Sometimes I have to give President Obama some credit. Seeing some of the "teases" for the President's upcoming interview with 60 Minutes--he justifies his refusal to release the pictures of a dead Osama Bin Laden by saying "There is no need to spike the football." I'm not sure if he goes on to explain that phrase--perhaps telling the story of Hall of Fame running back Barry Sanders--who never spiked the ball or did an over-the-top endzone celebration after scoring a touchdown. When asked about that during his career, Sanders said his father told him early in his playing career "Act like you've been there before."
I was thinking the same thing as footage of the celebrations that erupted here in the US on Sunday night as word of Bin Laden's death spread. You had all the flag waving, the chanting, the placards and signs with the red "X" across Osama's face--or crosshairs--and everyone mugging for the camera. While you can understand the desire to "celebrate" this victory in the War on Terror--I found it hard not to compare those demonstrations to the street celebrations in the Muslim world after 9-11. Remember how you thought "What is wrong with those people--singing and chanting--because thousands of innocent people were killed?" Well, how did we act any differently after the Bin Laden death? "Act like you've been there before."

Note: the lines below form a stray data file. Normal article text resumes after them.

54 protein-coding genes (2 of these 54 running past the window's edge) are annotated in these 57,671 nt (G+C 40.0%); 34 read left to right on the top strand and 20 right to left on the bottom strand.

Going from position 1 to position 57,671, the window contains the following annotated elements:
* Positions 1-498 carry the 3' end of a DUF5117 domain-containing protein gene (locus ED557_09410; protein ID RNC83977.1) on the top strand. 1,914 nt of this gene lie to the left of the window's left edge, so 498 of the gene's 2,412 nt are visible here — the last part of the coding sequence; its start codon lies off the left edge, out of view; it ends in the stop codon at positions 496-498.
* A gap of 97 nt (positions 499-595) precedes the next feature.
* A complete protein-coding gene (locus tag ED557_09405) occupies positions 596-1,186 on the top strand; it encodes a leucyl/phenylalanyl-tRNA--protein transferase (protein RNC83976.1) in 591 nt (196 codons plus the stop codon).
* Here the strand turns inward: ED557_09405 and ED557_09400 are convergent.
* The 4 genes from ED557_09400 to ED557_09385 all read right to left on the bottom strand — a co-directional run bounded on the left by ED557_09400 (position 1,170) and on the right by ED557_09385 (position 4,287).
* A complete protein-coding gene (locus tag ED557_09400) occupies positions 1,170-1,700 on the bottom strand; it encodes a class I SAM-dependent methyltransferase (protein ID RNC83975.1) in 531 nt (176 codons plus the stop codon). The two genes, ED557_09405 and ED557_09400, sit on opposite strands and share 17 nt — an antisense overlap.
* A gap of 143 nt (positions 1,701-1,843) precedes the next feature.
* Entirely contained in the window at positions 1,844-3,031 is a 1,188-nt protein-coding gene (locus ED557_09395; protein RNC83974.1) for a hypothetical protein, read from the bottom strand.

And that is why I grudgingly agree with President Obama in his decision not to release the Bin Laden death photos. As a reporter I certainly want to see those photos--since they represent documentation of an historic and news-worthy event. The only problem is, in our current culture those photos will not be treated as historical documents. It would take about half a nano-second before someone is hawking "Osama is Dead" t-shirts, coffee mugs, posters, screen-savers and bumper stickers--all featuring the gruesome death images. A quarter of Facebook and Twitter users would make the photos their new avatars as well. And when that happens, how does that make us the better people that we purport to be in this global fight?
Act like you've been there before, America.